What Do You mean By Reliability Of a Test
The degree to which an evaluation instrument yields reliable and consistent results is known as reliability. Reliability is defined as the “consistency” or “repeatability” of your measurements in the daily sense.
The degree to which a metric produces consistent findings is known as reliability. Your scale is dependable if it displays a generally constant reading each time you walk on it.
If Bilal administers her survey to a certain individual twice and the results indicate that he is extremely racist on the first occasion, she wouldn’t anticipate the opposite on the second occasion. If all other factors are equal, a trustworthy measure yields the same result.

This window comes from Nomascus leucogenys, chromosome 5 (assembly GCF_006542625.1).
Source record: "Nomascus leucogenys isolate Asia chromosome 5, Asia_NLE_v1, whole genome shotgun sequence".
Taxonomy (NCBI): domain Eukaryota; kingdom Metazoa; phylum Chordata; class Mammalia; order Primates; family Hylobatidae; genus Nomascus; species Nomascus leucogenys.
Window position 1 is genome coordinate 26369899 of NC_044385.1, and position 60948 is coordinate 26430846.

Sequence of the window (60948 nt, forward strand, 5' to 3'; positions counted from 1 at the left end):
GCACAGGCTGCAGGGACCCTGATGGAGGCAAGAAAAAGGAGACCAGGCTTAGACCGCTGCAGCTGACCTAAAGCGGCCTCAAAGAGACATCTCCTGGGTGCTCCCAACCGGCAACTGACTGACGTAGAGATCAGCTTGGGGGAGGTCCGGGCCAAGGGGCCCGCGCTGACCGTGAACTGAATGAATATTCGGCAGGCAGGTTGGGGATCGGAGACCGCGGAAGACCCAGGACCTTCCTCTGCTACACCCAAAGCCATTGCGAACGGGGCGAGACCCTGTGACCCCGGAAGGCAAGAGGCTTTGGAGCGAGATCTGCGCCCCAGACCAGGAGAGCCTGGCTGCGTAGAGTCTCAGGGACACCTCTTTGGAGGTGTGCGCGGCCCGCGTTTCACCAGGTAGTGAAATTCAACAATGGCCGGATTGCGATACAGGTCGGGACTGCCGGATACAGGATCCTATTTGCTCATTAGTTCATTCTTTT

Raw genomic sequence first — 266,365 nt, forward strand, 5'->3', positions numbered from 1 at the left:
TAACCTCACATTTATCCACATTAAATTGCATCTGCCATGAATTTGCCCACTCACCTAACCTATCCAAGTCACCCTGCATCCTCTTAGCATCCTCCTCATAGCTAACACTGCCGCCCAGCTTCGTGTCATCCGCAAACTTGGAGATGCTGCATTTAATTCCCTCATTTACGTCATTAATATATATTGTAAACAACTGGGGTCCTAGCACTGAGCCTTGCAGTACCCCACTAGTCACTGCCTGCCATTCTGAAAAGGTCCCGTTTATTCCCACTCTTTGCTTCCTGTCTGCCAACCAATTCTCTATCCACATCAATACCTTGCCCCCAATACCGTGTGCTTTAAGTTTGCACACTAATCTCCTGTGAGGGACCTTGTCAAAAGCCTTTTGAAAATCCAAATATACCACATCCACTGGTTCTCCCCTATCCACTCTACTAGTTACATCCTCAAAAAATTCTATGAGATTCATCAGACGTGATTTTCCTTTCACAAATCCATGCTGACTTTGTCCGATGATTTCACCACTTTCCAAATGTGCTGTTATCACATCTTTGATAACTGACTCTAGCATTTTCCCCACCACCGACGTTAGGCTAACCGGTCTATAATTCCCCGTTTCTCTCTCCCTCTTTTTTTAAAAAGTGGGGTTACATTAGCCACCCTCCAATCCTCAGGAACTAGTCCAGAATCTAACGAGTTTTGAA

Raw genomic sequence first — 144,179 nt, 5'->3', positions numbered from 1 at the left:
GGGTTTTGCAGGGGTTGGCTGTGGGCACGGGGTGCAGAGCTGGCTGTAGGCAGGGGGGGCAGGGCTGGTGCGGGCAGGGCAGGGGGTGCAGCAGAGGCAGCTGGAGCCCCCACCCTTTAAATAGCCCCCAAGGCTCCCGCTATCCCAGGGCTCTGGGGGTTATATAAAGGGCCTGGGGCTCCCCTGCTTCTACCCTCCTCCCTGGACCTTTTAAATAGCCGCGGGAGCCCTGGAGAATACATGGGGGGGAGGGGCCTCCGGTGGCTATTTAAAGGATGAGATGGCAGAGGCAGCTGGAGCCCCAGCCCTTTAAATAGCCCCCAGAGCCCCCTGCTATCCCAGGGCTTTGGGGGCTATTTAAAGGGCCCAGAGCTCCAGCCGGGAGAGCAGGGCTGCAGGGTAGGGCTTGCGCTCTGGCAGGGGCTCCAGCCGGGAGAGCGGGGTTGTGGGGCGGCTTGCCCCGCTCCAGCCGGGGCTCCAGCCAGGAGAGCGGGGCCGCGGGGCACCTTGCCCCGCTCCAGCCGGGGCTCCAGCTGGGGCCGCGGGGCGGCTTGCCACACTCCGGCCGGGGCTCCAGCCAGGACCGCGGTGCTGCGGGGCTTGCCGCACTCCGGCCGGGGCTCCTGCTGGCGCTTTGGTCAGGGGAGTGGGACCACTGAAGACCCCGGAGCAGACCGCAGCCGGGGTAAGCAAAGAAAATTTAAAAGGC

There are two types of reliability – internal and external reliability
Internal reliability assesses the consistency of results across items within a test.
External reliability refers to the extent to which a measure varies from one use to another.
Types of Reliability
(extent to which a measure is consistent within itself.)
- Split-half method: Measure are
extent to which all parts of the test of a test contribute equally to what is being measured.
(the extend to which a measure varies from one use to another)
- Test re-test: Measure the stability of a test over time.
- Inter-rater: to the degree to which different raters give consistent estimates of the same behaviour.